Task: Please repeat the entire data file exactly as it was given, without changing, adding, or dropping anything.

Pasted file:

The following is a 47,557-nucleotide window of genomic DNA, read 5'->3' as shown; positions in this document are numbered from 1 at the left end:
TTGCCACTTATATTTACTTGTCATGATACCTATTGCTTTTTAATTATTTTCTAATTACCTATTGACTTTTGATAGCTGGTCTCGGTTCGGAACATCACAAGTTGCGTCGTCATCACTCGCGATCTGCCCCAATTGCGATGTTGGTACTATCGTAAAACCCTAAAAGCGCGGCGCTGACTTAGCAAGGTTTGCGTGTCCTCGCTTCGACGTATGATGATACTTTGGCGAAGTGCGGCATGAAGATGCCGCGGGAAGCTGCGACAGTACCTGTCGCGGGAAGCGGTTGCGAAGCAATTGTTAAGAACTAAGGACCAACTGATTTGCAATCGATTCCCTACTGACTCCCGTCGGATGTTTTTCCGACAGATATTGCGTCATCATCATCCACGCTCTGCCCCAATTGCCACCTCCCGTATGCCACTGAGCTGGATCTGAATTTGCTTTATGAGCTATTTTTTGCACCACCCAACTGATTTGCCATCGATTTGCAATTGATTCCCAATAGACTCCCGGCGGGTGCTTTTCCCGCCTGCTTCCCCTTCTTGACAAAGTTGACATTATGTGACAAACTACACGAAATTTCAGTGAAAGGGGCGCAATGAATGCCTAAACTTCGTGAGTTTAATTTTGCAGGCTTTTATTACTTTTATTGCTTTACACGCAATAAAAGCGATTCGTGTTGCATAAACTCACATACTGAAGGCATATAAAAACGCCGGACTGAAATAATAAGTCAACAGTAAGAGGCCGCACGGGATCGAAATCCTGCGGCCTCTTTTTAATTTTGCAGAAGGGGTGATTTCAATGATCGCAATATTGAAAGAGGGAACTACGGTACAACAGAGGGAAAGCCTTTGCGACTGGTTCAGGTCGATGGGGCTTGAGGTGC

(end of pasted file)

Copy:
The following is a 47,557-nucleotide window of genomic DNA, read 5'->3' as shown; positions in this document are numbered from 1 at the left end:
TTGCCACTTATATTTACTTGTCATGATACCTATTGCTTTTTAATTATTTTCTAATTACCTATTGACTTTTGATAGCTGGTCTCGGTTCGGAACATCACAAGTTGCGTCGTCATCACTCGCGATCTGCCCCAATTGCGATGTTGGTACTATCGTAAAACCCTAAAAGCGCGGCGCTGACTTAGCAAGGTTTGCGTGTCCTCGCTTCGACGTATGATGATACTTTGGCGAAGTGCGGCATGAAGATGCCGCGGGAAGCTGCGACAGTACCTGTCGCGGGAAGCGGTTGCGAAGCAATTGTTAAGAACTAAGGACCAACTGATTTGCAATCGATTCCCTACTGACTCCCGTCGGATGTTTTTCCGACAGATATTGCGTCATCATCATCCACGCTCTGCCCCAATTGCCACCTCCCGTATGCCACTGAGCTGGATCTGAATTTGCTTTATGAGCTATTTTTTGCACCACCCAACTGATTTGCCATCGATTTGCAATTGATTCCCAATAGACTCCCGGCGGGTGCTTTTCCCGCCTGCTTCCCCTTCTTGACAAAGTTGACATTATGTGACAAACTACACGAAATTTCAGTGAAAGGGGCGCAATGAATGCCTAAACTTCGTGAGTTTAATTTTGCAGGCTTTTATTACTTTTATTGCTTTACACGCAATAAAAGCGATTCGTGTTGCATAAACTCACATACTGAAGGCATATAAAAACGCCGGACTGAAATAATAAGTCAACAGTAAGAGGCCGCACGGGATCGAAATCCTGCGGCCTCTTTTTAATTTTGCAGAAGGGGTGATTTCAATGATCGCAATATTGAAAGAGGGAACTACGGTACAACAGAGGGAAAGCCTTTGCGACTGGTTCAGGTCGATGGGGCTTGAGGTGC